If you think the Trump administration is totally dysfunctional think again. There are areas where it has been amazingly effective in implementing its agenda. Nowhere more so than the criminal justice system. Now you may recall that in recent years many American politicians on both sides of the aisle have tried to reform America’s criminal justice system. With good reason. The U.S. has the highest incarceration rate in the world with two point two million locked up. Tens upon tens of thousands of them for relatively long periods for minor non-violent drug offenses..On the Left and Right most experts agree that the decades old war on crime has failed abysmally creating a dysfunctional system that recently cost the country 18 billion dollars in a single year. But not Attorney General Jeff Sessions. In fact sessions is introducing sentencing and drunk directives that hearken back to the worst days of the war on crime. He’s even outmaneuvered the president’s son in law Jared Kushner who has tried to push for criminal justice reform in the White House..The New York Times reports as the US moves to lock people up. It might be worth looking at another rich country that has so few inmates it is actually closing prisons. The government in the Netherlands closed 19 of only six state prisons in the past several years according to The New York Times. Three thousand prison cells are expected to lie empty by 2021. The prison population decreased by half in a decade. Going from a peak of more than 20000 in 2006 to just over 10000 in 2016. So why is this happening. While embedded in the Dutch legal system is a deep pragmatism says Rene Swannack Botswanan a criminologist in Rotterdam.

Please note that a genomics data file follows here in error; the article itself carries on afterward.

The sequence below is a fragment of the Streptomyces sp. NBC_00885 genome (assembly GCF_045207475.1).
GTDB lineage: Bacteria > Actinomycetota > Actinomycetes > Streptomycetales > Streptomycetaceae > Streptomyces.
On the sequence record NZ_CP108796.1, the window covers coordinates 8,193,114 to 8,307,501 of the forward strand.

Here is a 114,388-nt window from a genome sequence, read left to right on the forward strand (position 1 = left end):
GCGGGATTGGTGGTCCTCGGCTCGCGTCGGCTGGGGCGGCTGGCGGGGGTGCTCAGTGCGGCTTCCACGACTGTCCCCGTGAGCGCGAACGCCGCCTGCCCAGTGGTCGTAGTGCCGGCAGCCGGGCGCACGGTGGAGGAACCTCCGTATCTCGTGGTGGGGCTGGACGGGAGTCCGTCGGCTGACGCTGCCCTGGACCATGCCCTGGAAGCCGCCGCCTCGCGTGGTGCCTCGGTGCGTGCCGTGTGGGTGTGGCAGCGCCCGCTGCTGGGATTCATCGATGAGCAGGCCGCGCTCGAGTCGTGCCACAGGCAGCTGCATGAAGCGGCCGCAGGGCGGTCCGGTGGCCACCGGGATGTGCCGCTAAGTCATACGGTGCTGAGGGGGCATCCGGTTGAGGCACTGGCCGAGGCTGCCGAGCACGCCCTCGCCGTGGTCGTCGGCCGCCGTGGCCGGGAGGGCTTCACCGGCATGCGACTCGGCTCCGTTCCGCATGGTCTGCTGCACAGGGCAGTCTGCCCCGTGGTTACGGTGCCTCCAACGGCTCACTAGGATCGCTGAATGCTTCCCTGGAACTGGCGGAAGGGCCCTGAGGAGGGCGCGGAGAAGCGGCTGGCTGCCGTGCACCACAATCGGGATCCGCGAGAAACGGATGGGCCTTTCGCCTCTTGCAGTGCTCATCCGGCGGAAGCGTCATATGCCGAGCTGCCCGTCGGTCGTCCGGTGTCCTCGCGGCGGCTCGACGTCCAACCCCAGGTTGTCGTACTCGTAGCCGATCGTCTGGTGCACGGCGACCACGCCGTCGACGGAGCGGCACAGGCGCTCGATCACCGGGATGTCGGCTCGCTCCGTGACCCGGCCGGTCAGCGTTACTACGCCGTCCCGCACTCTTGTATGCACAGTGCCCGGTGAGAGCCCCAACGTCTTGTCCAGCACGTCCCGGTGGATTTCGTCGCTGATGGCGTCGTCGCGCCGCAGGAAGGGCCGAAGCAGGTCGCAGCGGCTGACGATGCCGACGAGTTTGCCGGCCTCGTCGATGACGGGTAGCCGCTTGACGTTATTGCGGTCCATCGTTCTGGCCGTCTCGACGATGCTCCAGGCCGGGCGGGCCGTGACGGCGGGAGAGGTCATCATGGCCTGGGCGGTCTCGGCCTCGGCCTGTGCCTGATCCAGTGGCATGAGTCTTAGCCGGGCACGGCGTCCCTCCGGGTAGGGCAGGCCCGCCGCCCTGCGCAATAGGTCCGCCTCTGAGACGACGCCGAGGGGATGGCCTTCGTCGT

In an interview no one wants to deal with the expense of the inconvenience of a ballooning prison population. For years Dutch courts have done whatever they could to avoid prison sentences.
The Institute for Justice noted in a 2013 report that just 10 percent of convicts was sent to prison in the Netherlands in 2004. The rest had some combination of community service probation and fines which the U.S. has often tack on to prison sentences rather than offered in lieu of the Dutch courts also do whatever they can to avoid long sentences in the US federal prisoners on average stay more than three years in the Netherlands. Inmates stay an average of just over three months..And unlike American prisons that seem designed to exact vengeance and destruction on their inmates. The Dutch system is built around bringing convicts back into society. That’s why just 33 people are currently serving life sentences in Dutch prisons. That’s zero point three percent of the country’s inmates compared to 7 percent of U.S. inmates serving life sentences..None of this translated to an increase in crime. From 2007 to 2017 crime in the Netherlands is reduced by nearly 39 percent. There’s some evidence that this pragmatism was catching on forty years into America’s failed approach to crime. The country seemed to be learning from its mistakes during the Obama administration. Prosecutors were encouraged to pursue lenient sentencing for the first time in decades the federal prison population went down. But Sessions speedily reversed the Obama era guidelines. In a recent speech to police chiefs of Nashwa he complained about the slight reduction in the federal prison population and used impacted..
JEFF SESSIONS: I think crime in our country. We’ve got some space but some people are gonna say.
America has less than 5 percent of the world’s population and more than 20 percent of the world’s prisoners.The goal should not be to fill prisons but in a responsible way to empty them.